Just how long John Abeel continued to trade among the Indians, we believe his traffic was usually with the Senecas, is unknown, but tradition says until he was robbed of his goods on the way up. Here is possibly a key to the reason why he abandoned the business. Myndert Wemp, a blacksmith was sent by Sir William Johnson to reside in the Seneca's country, to follow his trade for their benefit. He stayed until a scarcity of provisions (corn had been mostly destroyed the year before), compelled him to leave his charge; and he reported himself at Fort Johnson, April 19, 1756. After stating the condition of things he said: "Last winter John Abeel brought so much rum and sold it amongst the Indians and caused so much drunkenness, that he was greatly molested and hindered in his work by it, and when he threatened Abeel that he would complain against him, he said he did not care, he would not sell it, and that for every quart of rum he sold he got a Spanish dollar: and that when the Senecas had heard Sir William had stopped his goods from coming up, they expressed great joy and approbation." (Brod. Papers, vol. 7, p. 101.) It is not probable he lost any of this property unless it was forfeited as contraband, but it is believed this ended his western hazardous adventures.

Connected with what was called one of his last enterprises, I find the following mention in a journal of proceedings with the Indians, made at Fort Johnson, July 27, 1756. (Brod. Papers, vol. 7. pp. 172, 173.) "Six Seneca warriors (who came with one Abeel, and Albany trader, to help him down with a parcel of skins, which he fraudulently got in the Seneca country), arrived here and told Sir William they were very ill used by one Capt. Williams, who was posted a the Oneida Carrying Place," who accused them of being in the French interest, and disarmed them; pretending to act under instructions from Sir William Johnson. The latter told them it was a villainous falsehood of Williams, who was then a prisoner at Albany, for using Oneida and other Indians in the same manner: he being a bad man. They were treated kindly, kept over night, furnished with provisions, clothed and armed; and they set forward with thankful hearts. At a formal interview with the Senecas in the evening, Sir William gave them eight strings of wampum, desiring them as soon as possible to undeceive their nation about the falsehoods of Capt. Williams, and the assurance that he was imprisoned. Thus was Sir William often misrepresented in his doings by dishonorable men.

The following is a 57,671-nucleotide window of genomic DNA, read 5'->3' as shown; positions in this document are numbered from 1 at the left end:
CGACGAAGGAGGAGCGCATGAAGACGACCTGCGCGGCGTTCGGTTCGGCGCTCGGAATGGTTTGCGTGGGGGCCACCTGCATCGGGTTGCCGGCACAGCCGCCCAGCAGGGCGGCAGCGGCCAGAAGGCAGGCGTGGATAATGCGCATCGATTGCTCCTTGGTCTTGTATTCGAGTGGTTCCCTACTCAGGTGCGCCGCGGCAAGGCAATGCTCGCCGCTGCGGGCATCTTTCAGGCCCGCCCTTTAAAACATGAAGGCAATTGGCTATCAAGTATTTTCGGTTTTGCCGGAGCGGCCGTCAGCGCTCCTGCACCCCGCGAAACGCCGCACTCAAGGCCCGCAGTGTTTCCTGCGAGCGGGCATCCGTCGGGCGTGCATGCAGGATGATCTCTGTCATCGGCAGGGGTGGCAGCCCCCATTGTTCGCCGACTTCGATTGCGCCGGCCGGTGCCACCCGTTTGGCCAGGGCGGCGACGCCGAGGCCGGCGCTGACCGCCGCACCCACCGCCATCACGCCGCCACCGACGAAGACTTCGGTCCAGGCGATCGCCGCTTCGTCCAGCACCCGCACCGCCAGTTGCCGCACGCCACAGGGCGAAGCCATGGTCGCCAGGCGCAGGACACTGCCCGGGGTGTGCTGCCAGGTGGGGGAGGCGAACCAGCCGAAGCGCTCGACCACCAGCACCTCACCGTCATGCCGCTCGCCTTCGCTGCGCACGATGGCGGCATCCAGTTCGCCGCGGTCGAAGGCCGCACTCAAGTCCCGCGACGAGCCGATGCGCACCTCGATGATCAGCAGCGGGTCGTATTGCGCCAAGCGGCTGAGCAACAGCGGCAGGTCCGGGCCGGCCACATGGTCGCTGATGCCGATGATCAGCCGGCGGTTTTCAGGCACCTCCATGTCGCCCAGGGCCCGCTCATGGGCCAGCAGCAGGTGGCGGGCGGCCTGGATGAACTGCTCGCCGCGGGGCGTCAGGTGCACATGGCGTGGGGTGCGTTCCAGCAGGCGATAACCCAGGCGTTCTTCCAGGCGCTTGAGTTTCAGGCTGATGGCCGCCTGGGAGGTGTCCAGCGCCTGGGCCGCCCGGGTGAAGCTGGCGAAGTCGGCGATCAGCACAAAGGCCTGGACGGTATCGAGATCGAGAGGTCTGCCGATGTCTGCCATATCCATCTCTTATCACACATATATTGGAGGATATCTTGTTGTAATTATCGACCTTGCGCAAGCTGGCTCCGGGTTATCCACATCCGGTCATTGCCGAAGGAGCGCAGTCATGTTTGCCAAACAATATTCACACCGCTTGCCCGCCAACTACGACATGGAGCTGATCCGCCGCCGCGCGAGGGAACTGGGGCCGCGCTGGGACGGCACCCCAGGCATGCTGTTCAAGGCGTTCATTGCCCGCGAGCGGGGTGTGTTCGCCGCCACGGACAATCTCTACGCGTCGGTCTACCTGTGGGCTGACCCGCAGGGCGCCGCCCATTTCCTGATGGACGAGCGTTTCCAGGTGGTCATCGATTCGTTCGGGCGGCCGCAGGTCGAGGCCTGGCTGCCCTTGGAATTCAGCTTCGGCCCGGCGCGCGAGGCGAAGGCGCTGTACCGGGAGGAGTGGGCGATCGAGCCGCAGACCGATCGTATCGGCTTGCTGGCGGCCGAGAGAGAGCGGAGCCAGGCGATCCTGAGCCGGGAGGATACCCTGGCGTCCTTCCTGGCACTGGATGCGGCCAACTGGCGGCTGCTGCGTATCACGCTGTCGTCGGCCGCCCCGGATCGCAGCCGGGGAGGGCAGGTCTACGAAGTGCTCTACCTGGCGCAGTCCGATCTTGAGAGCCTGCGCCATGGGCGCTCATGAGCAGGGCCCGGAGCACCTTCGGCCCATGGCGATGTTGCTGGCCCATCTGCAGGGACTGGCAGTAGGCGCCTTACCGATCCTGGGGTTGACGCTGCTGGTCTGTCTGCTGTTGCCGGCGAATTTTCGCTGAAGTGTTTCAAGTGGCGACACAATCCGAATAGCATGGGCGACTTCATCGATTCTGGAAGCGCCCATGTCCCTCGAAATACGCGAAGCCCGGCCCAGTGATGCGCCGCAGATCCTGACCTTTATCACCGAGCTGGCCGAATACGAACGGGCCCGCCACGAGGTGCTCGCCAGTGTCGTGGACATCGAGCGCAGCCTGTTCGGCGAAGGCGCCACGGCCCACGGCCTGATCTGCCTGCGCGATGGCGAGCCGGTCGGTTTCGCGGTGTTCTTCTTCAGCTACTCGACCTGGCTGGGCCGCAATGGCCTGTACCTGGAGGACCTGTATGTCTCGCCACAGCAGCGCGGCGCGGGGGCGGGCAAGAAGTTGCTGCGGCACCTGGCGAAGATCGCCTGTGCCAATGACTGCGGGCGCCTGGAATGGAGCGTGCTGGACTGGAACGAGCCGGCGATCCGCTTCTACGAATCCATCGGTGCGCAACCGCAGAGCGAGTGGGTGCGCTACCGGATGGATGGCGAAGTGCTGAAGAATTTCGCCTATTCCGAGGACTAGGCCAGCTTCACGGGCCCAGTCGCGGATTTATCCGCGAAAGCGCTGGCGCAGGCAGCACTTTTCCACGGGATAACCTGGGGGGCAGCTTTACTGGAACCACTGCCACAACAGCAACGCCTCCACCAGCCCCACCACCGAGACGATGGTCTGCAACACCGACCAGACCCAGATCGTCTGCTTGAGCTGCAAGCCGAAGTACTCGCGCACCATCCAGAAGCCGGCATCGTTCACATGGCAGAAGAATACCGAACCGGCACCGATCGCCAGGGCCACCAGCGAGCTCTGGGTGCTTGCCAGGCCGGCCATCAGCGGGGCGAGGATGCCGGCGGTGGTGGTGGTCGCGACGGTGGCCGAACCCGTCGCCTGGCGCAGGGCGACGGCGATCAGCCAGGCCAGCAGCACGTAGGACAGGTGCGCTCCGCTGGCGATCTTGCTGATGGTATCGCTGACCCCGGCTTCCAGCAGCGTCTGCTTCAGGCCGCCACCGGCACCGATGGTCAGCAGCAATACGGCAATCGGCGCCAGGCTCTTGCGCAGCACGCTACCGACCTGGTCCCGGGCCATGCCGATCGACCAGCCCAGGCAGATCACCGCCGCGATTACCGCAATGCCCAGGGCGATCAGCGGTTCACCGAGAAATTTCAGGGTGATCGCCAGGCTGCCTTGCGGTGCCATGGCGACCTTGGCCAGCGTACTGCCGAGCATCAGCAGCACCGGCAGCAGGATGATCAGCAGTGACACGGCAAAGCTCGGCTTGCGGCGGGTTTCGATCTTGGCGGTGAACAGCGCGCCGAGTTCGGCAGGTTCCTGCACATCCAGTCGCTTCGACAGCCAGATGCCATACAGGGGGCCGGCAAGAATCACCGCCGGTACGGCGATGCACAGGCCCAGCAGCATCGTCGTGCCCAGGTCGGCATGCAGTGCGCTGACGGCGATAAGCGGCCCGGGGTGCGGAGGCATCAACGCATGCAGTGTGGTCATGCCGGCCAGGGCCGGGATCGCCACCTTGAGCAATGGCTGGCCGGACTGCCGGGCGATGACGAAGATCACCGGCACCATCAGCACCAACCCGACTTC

It could not have been long after this mortifying rebuff to the pride of Abeel, that he made the Mohawk valley his home, and agriculture his principal pursuit. He located a short mile to the westward of the present village of Fort Plain, where his grandson, the late Jacob Abeel erected a substantial brick house about the year 1860. He settled upon lands secured by patent, by Rutger Bleecker, Nicholas Bleecker, James Delancey and John Haskoll, September 22, 1729. They secured 4,300 acres in a body along the Mohawk, each side of the Otseuago, extending up that creek several miles. Here it is believed he secured several hundred acres, but from whom is unknown. Soon after his settlement he erected a stone dwelling on his land, upon a knoll just above the river flats, about which time he took a wife. I have elsewhere alluded to the custom of obtaining marriage licenses from the State authorities, and in their midst in the following record:

September 22, 1759, John Abeel to Mary Knouts.